Mary’s story: From human trafficking victim to new life
Published 12:00 am Saturday, July 30, 2016
Editor’s note: Mary’s story is true, but many of the details have been omitted to protect her identity.
Mary always went to work happy.
When she was 11, she says, her stepfather raped her — resulting in an unwanted pregnancy and abortion — and beat her until she ran away three years later.
She became a prostitute and began making a lot of money. Nobody was beating her.
She had to get a pimp — the rules of the “game,” as she calls it — and she decided to pick the one “that seemed the nicest and the cutest.”
“I was actually happy with him,” she says.
They traveled to Atlanta, Texas, California — all over the country.
“As long as he got me McDonald’s every day and ice cream, I was cool,” Mary says. “I was happy because I wasn’t getting beaten every day. But I was a kid. Seriously, a kid.”
Despite the fact that she was “happy,” Mary decided to stash away cash.
“Something deep in me said, hide some money,” she says.
A year later, she ended up back home, and enrolled in high school. In class, she’d look at the maps on the wall, and show her friends the cities where she worked.
“I was so proud,” she says. “It did not seem wrong to me. But I missed the excitement.”
She taps a manicured index finger to the side of her head. “I was a hooker here.”
Soon, Mary started skipping school and dating a much older guy who was a drug dealer.
“He beat me up,” she says, “but it’s OK for men to do stuff to you if they buy you something.”
That was the way she thought back then.
She went to training school at 16, and later hooked up with another pimp who gave her an apartment for her 17th birthday. Around that time, a girlfriend entered the military, and she considered doing the same.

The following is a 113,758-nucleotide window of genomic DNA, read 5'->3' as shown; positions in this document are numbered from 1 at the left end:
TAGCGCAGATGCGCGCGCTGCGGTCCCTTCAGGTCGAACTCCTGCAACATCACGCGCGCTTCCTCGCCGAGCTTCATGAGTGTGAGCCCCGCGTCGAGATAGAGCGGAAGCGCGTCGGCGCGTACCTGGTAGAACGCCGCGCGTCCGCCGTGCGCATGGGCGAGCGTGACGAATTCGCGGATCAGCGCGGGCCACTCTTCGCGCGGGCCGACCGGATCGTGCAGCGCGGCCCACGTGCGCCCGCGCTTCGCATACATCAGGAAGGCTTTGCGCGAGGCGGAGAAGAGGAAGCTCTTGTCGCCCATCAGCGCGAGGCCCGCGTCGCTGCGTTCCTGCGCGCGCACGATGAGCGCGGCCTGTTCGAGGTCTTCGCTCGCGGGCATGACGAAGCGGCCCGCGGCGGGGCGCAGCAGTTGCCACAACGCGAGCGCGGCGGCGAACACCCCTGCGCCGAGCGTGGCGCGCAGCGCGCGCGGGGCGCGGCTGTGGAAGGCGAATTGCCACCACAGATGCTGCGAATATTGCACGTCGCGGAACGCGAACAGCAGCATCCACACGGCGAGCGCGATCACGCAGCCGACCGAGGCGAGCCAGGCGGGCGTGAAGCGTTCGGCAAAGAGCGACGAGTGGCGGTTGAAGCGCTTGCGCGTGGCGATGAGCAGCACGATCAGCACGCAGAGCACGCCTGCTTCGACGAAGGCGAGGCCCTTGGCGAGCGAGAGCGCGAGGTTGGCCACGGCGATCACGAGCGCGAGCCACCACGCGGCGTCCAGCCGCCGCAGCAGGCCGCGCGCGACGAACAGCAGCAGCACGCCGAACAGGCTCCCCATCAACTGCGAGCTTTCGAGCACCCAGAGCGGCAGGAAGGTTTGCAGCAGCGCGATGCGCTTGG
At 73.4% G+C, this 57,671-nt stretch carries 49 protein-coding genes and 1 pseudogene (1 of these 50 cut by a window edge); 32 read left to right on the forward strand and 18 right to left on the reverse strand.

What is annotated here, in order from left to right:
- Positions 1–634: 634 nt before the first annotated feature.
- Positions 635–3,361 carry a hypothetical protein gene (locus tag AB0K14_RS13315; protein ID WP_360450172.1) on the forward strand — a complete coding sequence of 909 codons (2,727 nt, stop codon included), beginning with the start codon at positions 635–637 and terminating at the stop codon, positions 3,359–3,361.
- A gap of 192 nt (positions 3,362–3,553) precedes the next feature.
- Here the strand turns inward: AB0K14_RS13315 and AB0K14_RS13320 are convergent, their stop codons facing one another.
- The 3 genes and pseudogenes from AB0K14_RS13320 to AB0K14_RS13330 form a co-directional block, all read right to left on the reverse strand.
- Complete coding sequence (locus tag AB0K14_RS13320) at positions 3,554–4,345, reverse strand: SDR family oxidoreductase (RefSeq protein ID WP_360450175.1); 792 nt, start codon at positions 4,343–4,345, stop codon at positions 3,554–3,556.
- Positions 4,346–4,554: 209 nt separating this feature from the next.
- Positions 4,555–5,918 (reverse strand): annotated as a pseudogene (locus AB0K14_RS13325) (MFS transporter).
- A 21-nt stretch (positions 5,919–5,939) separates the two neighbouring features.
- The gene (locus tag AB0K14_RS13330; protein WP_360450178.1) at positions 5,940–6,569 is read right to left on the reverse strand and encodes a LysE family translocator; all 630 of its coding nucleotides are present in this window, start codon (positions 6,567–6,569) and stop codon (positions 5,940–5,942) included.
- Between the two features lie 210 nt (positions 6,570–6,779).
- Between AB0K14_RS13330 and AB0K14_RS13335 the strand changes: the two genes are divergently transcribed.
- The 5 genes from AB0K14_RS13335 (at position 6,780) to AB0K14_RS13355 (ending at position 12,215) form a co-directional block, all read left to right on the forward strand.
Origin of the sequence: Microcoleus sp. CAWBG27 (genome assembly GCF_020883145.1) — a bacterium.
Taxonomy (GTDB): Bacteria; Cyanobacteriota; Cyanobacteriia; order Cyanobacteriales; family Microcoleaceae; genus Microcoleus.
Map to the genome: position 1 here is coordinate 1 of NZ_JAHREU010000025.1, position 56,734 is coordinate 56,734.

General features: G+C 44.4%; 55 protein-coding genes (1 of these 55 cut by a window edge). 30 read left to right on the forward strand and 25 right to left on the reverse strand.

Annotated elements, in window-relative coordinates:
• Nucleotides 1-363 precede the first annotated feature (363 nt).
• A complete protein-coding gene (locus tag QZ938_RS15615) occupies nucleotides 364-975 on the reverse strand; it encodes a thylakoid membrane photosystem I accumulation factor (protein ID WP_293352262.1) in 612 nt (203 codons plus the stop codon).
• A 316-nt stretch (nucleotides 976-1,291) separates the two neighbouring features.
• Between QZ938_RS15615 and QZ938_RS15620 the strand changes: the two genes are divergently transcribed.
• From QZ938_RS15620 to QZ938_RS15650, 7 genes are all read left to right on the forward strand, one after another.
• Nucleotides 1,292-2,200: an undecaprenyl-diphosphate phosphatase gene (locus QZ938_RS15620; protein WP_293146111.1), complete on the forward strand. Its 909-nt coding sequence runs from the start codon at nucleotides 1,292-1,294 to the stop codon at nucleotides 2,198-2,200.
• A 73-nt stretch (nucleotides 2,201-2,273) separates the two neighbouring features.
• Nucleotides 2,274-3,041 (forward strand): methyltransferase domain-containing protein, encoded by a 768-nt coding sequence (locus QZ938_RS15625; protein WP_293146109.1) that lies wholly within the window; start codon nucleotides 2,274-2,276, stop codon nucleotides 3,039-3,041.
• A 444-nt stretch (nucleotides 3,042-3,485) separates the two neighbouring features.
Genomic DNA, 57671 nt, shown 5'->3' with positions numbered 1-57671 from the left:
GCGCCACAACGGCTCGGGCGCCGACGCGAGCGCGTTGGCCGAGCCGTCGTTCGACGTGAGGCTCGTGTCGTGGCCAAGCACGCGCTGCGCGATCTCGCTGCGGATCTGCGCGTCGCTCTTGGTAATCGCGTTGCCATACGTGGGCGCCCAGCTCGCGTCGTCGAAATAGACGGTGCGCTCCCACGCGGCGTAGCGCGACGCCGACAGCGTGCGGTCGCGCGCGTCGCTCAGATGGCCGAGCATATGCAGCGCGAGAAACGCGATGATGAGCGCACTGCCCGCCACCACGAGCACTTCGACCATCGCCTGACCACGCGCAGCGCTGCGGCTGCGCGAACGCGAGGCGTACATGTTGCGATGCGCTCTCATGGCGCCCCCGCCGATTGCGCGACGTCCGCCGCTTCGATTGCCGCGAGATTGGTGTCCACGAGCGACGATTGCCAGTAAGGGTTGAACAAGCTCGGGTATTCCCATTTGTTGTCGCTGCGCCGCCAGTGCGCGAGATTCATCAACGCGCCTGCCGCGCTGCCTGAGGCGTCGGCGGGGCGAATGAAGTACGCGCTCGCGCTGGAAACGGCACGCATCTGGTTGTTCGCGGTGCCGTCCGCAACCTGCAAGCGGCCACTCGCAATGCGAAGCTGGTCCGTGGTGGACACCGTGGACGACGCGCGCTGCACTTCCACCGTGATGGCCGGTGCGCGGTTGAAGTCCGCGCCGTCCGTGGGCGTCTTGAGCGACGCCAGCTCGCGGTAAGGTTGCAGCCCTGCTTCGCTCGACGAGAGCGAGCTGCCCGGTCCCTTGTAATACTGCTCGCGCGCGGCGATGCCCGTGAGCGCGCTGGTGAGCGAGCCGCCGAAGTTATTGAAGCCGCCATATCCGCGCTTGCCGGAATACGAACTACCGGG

“I was right there,” Mary says, “but I went the wrong way. Now she’s retired and I’ve got nothing. I wanted to be normal, but I thought I was meant to be a ho.”
When she was in her late 30s, prostitution began to seem wrong.
“A voice told me, if you keep doing this, you’re gonna lose everything,” Mary says. “I’ve been shot and stabbed. But I got out because I started feeling like it was wrong.”
She had started training young girls. That really bothered her, she admits.
“I was teaching a child,” she says. “She was a real kid. She was not tough. She was vulnerable. I felt protective of her.”
Her pimp bought her a diamond bracelet, rims for her new Cadillac, she says. “But it still bothered me in my soul.”
She dreamed of “being retired” by her pimp, of being given a house and a car.
“I know a couple of girls who got it,” Mary says wistfully. “But only a couple.”
Finally, when she went to a three day “party house” in a large, Southern city — a place where pretty much anything goes — she decided to leave. She only had a little bit of money, two suitcases and a purse. “Good enough to start a new life,” she says.
She called an 800-number she’d memorized from a prostitution Web site.
She was told to go to the closest emergency room, and from there, she was taken to a women’s shelter. There, she met with representatives from Triad Ladder of Hope, which helps victims of human trafficking. The organization was founded in High Point 10 years ago.
That was in September, and Mary is now rebuilding her life in middle age.
Since she left the shelter, she now has a place of her own, thanks to Triad Ladder of Hope. She’s completed a jobs readiness program, but has had trouble getting a job because of her criminal record.
She’s struggled with thoughts of returning to her old life, but she’s determined to change.
“I think God wanted me to help other girls,” says Mary, who’s now in training to become a peer support specialist.
“God will use everything that has happened to women like Mary for good,” says the Rev. Rod Kerr, who heads Jobs for Life at First Baptist.
Proceeds from First Baptist Church’s upcoming indoor yard sale will benefit both Triad Ladder of Hope and the church’s Jobs for Life program.
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First Baptist Church’s annual yard sale is set for 6-8:30 p.m. Friday, Aug. 5, and 7 a.m.-noon Saturday, Aug. 6 in the lower level of the Ministry Center, 220 N. Fulton St.
You can take donations 6-8 p.m. Monday-Wednesday. Adult clothing, old televisions, old computers and mattresses are not accepted.
For details, call Lou Hamilton at 704-637-0776 or Rod Kerr at 704-633-0431.